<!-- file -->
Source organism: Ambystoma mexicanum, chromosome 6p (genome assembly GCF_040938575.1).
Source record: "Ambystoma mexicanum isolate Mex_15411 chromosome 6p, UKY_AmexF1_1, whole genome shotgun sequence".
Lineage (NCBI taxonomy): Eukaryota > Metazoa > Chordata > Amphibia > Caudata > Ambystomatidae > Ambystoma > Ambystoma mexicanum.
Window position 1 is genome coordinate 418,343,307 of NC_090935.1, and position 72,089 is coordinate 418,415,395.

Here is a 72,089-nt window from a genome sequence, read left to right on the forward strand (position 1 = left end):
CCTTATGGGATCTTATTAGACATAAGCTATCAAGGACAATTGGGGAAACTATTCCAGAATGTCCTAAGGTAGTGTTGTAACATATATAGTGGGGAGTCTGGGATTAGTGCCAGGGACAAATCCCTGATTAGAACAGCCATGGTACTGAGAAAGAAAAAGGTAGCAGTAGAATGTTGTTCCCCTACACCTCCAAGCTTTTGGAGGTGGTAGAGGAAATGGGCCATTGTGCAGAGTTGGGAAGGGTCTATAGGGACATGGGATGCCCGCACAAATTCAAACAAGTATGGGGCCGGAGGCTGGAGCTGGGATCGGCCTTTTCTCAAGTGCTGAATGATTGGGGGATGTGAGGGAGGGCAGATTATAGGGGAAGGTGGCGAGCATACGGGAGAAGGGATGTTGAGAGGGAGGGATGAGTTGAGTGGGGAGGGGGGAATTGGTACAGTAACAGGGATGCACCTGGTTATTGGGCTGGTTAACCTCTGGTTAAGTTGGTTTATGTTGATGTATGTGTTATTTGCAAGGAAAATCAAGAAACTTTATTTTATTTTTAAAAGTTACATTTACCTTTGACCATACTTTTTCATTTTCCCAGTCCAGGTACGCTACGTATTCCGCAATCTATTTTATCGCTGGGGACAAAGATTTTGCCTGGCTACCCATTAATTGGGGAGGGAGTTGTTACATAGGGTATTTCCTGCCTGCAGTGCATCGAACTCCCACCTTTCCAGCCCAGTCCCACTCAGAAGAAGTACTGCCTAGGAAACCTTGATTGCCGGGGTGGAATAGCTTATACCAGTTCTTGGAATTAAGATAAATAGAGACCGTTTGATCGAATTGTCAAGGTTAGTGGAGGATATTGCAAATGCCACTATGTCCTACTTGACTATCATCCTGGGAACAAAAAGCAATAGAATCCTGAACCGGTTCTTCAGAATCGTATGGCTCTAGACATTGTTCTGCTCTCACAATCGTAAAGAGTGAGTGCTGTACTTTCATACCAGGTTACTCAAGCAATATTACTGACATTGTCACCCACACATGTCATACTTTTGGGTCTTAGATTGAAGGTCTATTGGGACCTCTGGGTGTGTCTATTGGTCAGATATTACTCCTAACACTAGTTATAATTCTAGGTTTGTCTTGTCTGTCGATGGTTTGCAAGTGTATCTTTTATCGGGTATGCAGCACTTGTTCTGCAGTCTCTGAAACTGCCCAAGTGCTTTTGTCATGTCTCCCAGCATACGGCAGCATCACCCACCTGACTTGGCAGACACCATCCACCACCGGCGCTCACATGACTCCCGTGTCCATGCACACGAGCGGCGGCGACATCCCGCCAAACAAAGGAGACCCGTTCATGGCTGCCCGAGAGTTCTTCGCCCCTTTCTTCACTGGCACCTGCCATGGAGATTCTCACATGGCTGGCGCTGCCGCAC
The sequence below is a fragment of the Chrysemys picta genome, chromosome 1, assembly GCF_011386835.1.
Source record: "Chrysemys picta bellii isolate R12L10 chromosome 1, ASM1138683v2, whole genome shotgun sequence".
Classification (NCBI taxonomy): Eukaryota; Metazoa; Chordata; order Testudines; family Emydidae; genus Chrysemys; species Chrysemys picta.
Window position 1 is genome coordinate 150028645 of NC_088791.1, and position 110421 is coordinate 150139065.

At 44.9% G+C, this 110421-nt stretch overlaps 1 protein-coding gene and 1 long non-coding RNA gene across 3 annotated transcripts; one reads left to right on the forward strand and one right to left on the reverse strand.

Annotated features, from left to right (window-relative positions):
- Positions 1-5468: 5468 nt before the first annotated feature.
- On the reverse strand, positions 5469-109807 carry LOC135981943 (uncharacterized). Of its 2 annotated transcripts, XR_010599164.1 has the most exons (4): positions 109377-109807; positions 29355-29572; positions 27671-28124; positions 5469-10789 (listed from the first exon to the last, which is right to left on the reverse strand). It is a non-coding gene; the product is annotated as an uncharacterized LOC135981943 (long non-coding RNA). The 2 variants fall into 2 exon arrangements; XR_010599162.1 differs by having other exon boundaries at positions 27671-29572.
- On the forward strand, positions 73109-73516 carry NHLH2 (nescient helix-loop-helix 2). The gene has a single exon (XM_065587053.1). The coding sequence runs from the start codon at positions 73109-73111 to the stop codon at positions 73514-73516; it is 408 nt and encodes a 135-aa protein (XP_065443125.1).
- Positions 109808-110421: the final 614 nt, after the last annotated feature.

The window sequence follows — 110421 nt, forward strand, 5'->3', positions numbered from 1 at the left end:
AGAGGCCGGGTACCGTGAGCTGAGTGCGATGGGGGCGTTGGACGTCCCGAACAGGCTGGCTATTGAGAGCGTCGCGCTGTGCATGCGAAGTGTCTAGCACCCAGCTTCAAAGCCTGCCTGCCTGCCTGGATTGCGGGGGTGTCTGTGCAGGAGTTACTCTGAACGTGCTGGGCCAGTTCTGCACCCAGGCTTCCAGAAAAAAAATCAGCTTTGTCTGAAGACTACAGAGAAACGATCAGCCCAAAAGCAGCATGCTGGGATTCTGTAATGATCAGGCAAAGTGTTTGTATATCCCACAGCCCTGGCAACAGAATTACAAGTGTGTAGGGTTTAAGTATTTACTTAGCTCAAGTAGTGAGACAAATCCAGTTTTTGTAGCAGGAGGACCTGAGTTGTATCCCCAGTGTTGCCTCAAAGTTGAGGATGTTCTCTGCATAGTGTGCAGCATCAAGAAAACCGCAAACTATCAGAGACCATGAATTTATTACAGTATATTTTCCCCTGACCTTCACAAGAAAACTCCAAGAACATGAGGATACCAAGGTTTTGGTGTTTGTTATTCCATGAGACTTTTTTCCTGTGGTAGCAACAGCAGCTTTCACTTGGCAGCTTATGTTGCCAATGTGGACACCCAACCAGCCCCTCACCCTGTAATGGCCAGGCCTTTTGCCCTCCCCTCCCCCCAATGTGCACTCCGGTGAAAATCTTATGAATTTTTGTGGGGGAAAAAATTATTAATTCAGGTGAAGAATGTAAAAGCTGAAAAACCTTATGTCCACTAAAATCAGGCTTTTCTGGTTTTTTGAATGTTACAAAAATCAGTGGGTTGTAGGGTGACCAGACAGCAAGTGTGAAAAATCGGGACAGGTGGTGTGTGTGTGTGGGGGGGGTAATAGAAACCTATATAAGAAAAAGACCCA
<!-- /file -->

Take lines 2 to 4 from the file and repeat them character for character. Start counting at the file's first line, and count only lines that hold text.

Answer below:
Source record: "Ambystoma mexicanum isolate Mex_15411 chromosome 6p, UKY_AmexF1_1, whole genome shotgun sequence".
Lineage (NCBI taxonomy): Eukaryota > Metazoa > Chordata > Amphibia > Caudata > Ambystomatidae > Ambystoma > Ambystoma mexicanum.
Window position 1 is genome coordinate 418,343,307 of NC_090935.1, and position 72,089 is coordinate 418,415,395.